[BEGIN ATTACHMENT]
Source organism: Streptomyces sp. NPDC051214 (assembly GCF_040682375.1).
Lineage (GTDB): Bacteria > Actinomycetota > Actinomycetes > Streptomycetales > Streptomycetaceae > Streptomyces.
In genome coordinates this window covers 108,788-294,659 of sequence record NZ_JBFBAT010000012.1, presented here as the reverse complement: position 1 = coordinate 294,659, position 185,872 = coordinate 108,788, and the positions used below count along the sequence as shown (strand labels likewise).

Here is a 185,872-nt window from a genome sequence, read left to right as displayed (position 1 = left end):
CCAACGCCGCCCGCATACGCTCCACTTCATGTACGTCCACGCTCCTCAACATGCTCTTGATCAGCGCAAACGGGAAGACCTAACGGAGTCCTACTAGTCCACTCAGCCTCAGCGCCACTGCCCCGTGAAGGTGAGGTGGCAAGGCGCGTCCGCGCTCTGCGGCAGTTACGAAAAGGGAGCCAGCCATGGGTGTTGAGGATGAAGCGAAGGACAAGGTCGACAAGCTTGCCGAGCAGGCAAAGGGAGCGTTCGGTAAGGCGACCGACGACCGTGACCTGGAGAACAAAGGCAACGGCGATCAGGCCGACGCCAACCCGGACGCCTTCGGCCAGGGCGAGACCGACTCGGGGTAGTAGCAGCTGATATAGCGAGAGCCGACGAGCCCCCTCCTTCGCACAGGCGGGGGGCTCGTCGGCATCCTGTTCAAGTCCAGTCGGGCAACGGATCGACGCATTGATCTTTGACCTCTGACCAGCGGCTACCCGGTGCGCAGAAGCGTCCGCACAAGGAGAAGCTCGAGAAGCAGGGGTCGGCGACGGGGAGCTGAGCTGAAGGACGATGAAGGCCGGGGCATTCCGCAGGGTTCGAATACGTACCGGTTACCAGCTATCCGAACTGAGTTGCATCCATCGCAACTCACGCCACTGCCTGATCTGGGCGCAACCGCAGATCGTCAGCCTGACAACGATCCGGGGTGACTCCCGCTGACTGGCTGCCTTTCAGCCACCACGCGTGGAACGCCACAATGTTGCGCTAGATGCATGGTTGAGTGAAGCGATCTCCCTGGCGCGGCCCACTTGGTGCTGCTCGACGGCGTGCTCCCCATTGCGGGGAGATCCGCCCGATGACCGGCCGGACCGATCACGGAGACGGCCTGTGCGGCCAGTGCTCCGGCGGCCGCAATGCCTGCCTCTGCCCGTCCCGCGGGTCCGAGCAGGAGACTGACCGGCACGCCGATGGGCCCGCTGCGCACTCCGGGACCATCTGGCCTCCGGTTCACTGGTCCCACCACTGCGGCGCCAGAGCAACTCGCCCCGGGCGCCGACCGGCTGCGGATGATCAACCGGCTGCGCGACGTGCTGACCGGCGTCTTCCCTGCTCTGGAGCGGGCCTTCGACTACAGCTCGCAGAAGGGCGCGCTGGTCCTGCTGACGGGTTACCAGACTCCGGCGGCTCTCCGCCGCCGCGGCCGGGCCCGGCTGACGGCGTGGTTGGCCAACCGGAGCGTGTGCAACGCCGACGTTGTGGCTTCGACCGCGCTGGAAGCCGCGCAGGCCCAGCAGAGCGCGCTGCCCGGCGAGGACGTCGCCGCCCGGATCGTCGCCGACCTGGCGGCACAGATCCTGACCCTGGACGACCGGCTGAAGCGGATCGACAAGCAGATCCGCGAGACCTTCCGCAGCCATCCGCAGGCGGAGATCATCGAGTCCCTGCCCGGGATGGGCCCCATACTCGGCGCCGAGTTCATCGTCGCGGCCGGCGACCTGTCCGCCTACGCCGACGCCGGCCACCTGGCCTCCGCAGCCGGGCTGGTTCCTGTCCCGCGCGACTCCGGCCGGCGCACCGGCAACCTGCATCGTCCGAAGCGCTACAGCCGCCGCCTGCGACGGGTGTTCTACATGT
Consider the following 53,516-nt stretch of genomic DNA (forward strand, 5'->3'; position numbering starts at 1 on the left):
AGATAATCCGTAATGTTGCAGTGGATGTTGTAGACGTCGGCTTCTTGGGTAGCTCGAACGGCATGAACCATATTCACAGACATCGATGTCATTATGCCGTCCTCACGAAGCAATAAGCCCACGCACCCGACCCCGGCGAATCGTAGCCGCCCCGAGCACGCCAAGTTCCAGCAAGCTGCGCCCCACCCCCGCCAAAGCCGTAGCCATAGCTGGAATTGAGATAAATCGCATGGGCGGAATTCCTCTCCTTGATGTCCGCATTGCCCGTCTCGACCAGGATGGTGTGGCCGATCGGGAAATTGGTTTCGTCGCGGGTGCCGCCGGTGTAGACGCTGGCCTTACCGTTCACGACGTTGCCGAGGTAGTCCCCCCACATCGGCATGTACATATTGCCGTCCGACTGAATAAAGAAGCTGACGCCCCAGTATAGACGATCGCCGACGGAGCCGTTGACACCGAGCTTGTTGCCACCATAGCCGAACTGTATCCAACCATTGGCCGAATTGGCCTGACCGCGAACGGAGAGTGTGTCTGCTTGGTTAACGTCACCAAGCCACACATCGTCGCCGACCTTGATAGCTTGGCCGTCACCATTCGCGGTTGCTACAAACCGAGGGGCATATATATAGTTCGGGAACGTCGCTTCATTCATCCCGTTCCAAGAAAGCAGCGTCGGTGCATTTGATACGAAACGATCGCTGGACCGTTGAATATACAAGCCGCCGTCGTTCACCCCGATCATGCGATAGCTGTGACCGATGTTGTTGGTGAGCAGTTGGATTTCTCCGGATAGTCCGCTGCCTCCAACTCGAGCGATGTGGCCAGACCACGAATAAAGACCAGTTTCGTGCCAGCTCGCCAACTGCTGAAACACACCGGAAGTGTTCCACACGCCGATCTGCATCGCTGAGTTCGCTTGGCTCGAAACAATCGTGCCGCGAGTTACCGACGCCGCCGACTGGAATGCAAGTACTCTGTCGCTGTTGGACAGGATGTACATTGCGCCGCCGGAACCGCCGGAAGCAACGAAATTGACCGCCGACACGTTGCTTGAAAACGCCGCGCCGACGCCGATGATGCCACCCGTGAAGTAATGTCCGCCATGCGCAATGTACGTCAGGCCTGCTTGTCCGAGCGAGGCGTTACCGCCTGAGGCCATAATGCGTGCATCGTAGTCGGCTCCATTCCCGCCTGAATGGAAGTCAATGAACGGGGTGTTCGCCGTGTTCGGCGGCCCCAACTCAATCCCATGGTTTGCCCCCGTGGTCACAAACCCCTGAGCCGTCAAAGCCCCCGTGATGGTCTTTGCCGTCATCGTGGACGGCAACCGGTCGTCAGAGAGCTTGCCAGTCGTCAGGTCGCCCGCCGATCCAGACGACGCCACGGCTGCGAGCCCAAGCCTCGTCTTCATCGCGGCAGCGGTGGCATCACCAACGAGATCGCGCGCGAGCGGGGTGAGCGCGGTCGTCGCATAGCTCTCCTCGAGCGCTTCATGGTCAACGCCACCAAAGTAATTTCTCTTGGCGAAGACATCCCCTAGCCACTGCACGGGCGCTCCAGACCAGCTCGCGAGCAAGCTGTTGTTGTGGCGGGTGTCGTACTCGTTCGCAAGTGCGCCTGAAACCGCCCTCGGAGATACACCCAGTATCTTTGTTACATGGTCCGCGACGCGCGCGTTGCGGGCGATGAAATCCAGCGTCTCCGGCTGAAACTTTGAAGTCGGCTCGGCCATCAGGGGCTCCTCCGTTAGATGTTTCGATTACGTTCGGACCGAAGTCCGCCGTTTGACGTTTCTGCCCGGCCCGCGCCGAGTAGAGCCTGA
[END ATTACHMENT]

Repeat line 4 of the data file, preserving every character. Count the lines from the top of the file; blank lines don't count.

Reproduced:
Here is a 185,872-nt window from a genome sequence, read left to right as displayed (position 1 = left end):